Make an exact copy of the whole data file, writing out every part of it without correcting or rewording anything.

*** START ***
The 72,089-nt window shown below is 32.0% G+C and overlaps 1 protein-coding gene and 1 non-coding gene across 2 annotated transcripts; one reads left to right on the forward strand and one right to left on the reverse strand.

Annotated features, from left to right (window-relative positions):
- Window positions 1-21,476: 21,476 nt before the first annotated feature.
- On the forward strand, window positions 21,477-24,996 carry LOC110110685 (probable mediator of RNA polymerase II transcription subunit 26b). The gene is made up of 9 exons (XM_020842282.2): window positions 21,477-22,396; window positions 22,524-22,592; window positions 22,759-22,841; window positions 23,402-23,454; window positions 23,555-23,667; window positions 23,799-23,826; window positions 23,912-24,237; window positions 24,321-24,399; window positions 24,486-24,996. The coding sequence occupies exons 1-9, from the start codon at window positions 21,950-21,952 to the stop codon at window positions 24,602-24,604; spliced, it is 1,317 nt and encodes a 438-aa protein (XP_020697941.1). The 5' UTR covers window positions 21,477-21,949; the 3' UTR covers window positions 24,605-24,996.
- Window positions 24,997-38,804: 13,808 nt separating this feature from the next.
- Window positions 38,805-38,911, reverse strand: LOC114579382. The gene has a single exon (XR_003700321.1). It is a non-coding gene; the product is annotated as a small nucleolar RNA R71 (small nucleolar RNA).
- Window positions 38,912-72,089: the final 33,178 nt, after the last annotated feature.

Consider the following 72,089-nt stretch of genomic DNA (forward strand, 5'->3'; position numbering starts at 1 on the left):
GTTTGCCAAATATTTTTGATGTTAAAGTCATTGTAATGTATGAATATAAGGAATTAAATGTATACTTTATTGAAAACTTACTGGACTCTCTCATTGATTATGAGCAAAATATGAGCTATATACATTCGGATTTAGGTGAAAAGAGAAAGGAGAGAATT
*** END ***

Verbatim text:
The 72,089-nt window shown below is 32.0% G+C and overlaps 1 protein-coding gene and 1 non-coding gene across 2 annotated transcripts; one reads left to right on the forward strand and one right to left on the reverse strand.

Annotated features, from left to right (window-relative positions):
- Window positions 1-21,476: 21,476 nt before the first annotated feature.
- On the forward strand, window positions 21,477-24,996 carry LOC110110685 (probable mediator of RNA polymerase II transcription subunit 26b). The gene is made up of 9 exons (XM_020842282.2): window positions 21,477-22,396; window positions 22,524-22,592; window positions 22,759-22,841; window positions 23,402-23,454; window positions 23,555-23,667; window positions 23,799-23,826; window positions 23,912-24,237; window positions 24,321-24,399; window positions 24,486-24,996. The coding sequence occupies exons 1-9, from the start codon at window positions 21,950-21,952 to the stop codon at window positions 24,602-24,604; spliced, it is 1,317 nt and encodes a 438-aa protein (XP_020697941.1). The 5' UTR covers window positions 21,477-21,949; the 3' UTR covers window positions 24,605-24,996.
- Window positions 24,997-38,804: 13,808 nt separating this feature from the next.
- Window positions 38,805-38,911, reverse strand: LOC114579382. The gene has a single exon (XR_003700321.1). It is a non-coding gene; the product is annotated as a small nucleolar RNA R71 (small nucleolar RNA).
- Window positions 38,912-72,089: the final 33,178 nt, after the last annotated feature.

Consider the following 72,089-nt stretch of genomic DNA (forward strand, 5'->3'; position numbering starts at 1 on the left):
GTTTGCCAAATATTTTTGATGTTAAAGTCATTGTAATGTATGAATATAAGGAATTAAATGTATACTTTATTGAAAACTTACTGGACTCTCTCATTGATTATGAGCAAAATATGAGCTATATACATTCGGATTTAGGTGAAAAGAGAAAGGAGAGAATT